Draft plan offers chance to retain historic virtues of K Rd while improving safety.
Sometimes, good fortune arrives disguised as disaster. That's what happened on Karangahape Rd in central Auckland.
The construction of the inner-city links of the motorway system in the 1960s carved a gully across the middle the street, which runs east-west along the high ridge on the southern edge of the CBD. Amid a flurry of downtown development, the businesses in the city's red-light district near modern-day Britomart needed to move, and the newly isolated western end of K Rd seemed a logical place to set up shop.
"Suddenly," says Edward Bennett, who runs historical walking tours of the area, "there developed two K Rds, where there had been one."
This knife through the heart of the strip ought to have killed it. But, says Bennett, it was K Rd's salvation. It was a time when the street was home to some of the big names in Auckland retail: Lewis Eady, Stevens, Pascoes, Hannahs, Levenes.
"If the motorway had not come through, the big-name businesses would have stayed and flourished. They would have rebuilt - not just refurbished. If that had happened and K Rd had retained its economic prosperity, we would now have looked like Newmarket."
Bennett's use of the term "we" bespeaks the sense of ownership he feels. A longtime familiar face around K Rd, he's been running so-called "heritage walks" since 2007 - weekly in the warmer months and thrice-daily during the heritage festival in the spring. The walks are supported by K Rd Business Association, whose members have always had a healthy suspicion of the barbarians of urban redevelopment.
K Rd's other happy catastrophe was the 1987 sharemarket crash, says Bennett. The wide-boy developers who lunched on champagne in Parnell had plans for a bunch of the mirror-glass monoliths that were the architectural rage at the time, but fortunately they went belly-up.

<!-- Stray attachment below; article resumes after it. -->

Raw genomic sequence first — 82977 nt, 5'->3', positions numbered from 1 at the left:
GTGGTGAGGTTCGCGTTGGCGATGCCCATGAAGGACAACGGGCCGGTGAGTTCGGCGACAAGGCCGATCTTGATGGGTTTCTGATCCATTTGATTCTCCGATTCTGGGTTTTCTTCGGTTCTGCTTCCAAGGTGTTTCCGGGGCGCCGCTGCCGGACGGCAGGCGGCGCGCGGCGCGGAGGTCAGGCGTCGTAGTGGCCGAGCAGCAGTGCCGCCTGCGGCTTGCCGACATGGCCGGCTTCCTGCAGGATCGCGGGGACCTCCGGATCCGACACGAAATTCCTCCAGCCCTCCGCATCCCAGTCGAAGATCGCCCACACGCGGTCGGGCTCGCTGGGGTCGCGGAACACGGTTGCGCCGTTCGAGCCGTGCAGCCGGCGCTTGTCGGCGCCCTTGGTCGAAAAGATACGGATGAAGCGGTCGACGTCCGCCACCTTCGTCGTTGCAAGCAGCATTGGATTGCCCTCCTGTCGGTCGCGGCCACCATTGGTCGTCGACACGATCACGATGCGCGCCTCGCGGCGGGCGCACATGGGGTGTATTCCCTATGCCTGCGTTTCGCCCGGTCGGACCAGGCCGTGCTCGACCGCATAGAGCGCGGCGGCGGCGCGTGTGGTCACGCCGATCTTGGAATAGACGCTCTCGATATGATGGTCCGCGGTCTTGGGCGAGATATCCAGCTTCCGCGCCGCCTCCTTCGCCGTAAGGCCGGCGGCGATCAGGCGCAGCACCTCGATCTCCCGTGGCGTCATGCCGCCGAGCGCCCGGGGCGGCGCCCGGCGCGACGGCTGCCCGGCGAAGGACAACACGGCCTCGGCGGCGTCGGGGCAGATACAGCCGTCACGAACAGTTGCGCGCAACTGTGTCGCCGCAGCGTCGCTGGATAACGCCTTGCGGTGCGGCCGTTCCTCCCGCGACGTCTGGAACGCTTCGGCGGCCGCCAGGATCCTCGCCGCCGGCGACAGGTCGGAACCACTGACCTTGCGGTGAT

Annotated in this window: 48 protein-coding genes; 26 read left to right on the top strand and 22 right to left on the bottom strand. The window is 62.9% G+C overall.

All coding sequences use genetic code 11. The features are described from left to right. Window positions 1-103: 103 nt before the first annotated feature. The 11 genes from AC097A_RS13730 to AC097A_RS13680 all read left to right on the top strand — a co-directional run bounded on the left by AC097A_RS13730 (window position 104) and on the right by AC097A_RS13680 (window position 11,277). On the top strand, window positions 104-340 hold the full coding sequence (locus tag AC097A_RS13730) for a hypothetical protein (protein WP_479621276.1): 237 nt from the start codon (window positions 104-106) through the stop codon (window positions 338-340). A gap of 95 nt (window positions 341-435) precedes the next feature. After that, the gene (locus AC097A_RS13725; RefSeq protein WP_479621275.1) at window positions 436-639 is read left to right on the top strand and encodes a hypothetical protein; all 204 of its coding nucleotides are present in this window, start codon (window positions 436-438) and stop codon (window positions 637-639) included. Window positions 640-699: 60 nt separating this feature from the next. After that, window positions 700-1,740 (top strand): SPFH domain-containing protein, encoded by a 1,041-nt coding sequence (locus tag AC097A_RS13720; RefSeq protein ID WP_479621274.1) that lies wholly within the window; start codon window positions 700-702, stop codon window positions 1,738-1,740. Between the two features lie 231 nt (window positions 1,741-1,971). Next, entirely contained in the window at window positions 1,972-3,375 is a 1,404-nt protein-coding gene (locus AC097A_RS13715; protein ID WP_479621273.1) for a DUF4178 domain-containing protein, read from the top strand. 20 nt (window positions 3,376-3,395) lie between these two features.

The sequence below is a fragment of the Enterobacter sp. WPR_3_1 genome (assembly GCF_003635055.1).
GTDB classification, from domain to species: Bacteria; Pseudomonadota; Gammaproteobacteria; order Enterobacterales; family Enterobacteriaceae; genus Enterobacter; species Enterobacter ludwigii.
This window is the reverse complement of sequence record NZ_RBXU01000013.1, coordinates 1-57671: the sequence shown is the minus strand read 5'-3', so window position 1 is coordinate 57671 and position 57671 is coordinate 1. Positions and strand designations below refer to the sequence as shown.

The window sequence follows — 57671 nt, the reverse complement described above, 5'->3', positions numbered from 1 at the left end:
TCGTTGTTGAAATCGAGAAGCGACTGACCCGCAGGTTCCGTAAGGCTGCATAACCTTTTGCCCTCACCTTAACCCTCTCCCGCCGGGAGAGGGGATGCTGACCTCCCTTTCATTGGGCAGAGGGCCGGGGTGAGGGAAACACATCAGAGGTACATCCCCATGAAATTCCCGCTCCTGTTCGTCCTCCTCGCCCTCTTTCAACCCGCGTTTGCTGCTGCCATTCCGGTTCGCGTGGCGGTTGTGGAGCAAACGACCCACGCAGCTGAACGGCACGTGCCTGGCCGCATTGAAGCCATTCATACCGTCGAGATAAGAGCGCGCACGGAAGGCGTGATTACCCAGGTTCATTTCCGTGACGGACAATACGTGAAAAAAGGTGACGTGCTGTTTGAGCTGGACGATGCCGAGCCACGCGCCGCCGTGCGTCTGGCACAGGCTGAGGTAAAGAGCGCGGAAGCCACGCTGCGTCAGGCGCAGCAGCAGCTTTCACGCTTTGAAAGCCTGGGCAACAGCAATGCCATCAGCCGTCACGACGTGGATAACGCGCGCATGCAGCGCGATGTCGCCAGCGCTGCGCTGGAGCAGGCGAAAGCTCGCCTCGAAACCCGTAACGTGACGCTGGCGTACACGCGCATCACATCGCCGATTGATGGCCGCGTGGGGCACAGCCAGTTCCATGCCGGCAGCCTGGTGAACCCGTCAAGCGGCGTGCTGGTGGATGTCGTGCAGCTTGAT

Meanwhile public rage about the apartment towers on the Herne Bay ridge prompted soul-searching in the Civic Administration Building. Height restrictions, in part designed to protect views of Mt Eden, were imposed and the K Rd was saved from being a sunless wind tunnel.
"All of those things," says Bennett, "coalesced to save the street."
The sense that things happen by good luck rather than good management would be familiar to anyone who lives in Auckland. To many, including me, its down-at-heel raffishness is part of K Rd's charm; on the other hand, it's hard not to be sympathetic to business owners who are sick of cleaning up after the late-night drinkers and sex workers.
Last week the Waitemata Local Board, whose bailiwick includes the street, released for public comment a draft plan which seeks to celebrate K Rd's heritage and its role as an "entertainment and creative fringe". The problem, board member Vernon Tava told the Herald is how to "keep the colour and yet make it a safer place for business".
It's in discussions like this that the heritage aspect is easily forgotten and it's people like Bennett who do the remembering for all of us. It was not until he pointed it out to me that I realised that, uniquely in the city, all four corners of the Pitt St intersection are occupied by heritage buildings.
We meet at the entrance to St Kevin's Arcade, where he invites me to try to visualise the home built in 1845 for Jewish merchant David Nathan. Called Scoria House, for its uncommon use of volcanic stone as a building material, it sat at the head of the valley we now know as Myers Park. It's long gone, but the name of the arcade that leads to the park is a misspelled reminder of a later owner, bookmaker Thomas Keven.
Leafing through line drawings and old photographs in a folder he carries, Bennett recalls the glory days: how it was busier than Queen St because the smell of horse manure was not so pronounced high on the windy ridge; how many photographers had studios here, where ladies posed in their finery after visiting dressmakers and tea shops.
Above the awnings, K Rd's history is still inscribed on its facades. The Lim Chhour Supermarket and an associated Hong Kong barbecue restaurant occupy the street level of a building that still bears the name - Rendells - of one of the earliest off-the-peg fashion stores in town.
With the help of people like Bennett, that past will be preserved - by good management, not good luck - as the draft plan becomes the street's future.